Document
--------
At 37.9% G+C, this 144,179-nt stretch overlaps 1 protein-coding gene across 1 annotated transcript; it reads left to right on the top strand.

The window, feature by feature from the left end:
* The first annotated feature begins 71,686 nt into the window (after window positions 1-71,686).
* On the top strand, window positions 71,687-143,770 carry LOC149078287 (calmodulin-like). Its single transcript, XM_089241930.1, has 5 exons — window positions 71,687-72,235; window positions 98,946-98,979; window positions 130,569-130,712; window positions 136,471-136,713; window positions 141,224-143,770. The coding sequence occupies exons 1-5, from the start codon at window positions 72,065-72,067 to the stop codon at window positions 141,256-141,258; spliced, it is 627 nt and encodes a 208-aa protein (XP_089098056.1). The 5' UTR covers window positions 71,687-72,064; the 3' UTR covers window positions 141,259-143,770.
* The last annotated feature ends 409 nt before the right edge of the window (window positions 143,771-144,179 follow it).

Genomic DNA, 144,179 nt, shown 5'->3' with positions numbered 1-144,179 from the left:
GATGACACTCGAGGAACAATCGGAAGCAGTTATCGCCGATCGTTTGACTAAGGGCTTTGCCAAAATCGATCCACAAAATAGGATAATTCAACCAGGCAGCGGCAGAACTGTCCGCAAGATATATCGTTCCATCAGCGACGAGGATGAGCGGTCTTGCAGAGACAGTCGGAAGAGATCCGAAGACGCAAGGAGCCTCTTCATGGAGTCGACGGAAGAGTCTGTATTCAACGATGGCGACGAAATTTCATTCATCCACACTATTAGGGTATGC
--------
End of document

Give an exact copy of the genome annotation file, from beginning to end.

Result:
At 37.9% G+C, this 144,179-nt stretch overlaps 1 protein-coding gene across 1 annotated transcript; it reads left to right on the top strand.

The window, feature by feature from the left end:
* The first annotated feature begins 71,686 nt into the window (after window positions 1-71,686).
* On the top strand, window positions 71,687-143,770 carry LOC149078287 (calmodulin-like). Its single transcript, XM_089241930.1, has 5 exons — window positions 71,687-72,235; window positions 98,946-98,979; window positions 130,569-130,712; window positions 136,471-136,713; window positions 141,224-143,770. The coding sequence occupies exons 1-5, from the start codon at window positions 72,065-72,067 to the stop codon at window positions 141,256-141,258; spliced, it is 627 nt and encodes a 208-aa protein (XP_089098056.1). The 5' UTR covers window positions 71,687-72,064; the 3' UTR covers window positions 141,259-143,770.
* The last annotated feature ends 409 nt before the right edge of the window (window positions 143,771-144,179 follow it).

Genomic DNA, 144,179 nt, shown 5'->3' with positions numbered 1-144,179 from the left:
GATGACACTCGAGGAACAATCGGAAGCAGTTATCGCCGATCGTTTGACTAAGGGCTTTGCCAAAATCGATCCACAAAATAGGATAATTCAACCAGGCAGCGGCAGAACTGTCCGCAAGATATATCGTTCCATCAGCGACGAGGATGAGCGGTCTTGCAGAGACAGTCGGAAGAGATCCGAAGACGCAAGGAGCCTCTTCATGGAGTCGACGGAAGAGTCTGTATTCAACGATGGCGACGAAATTTCATTCATCCACACTATTAGGGTATGC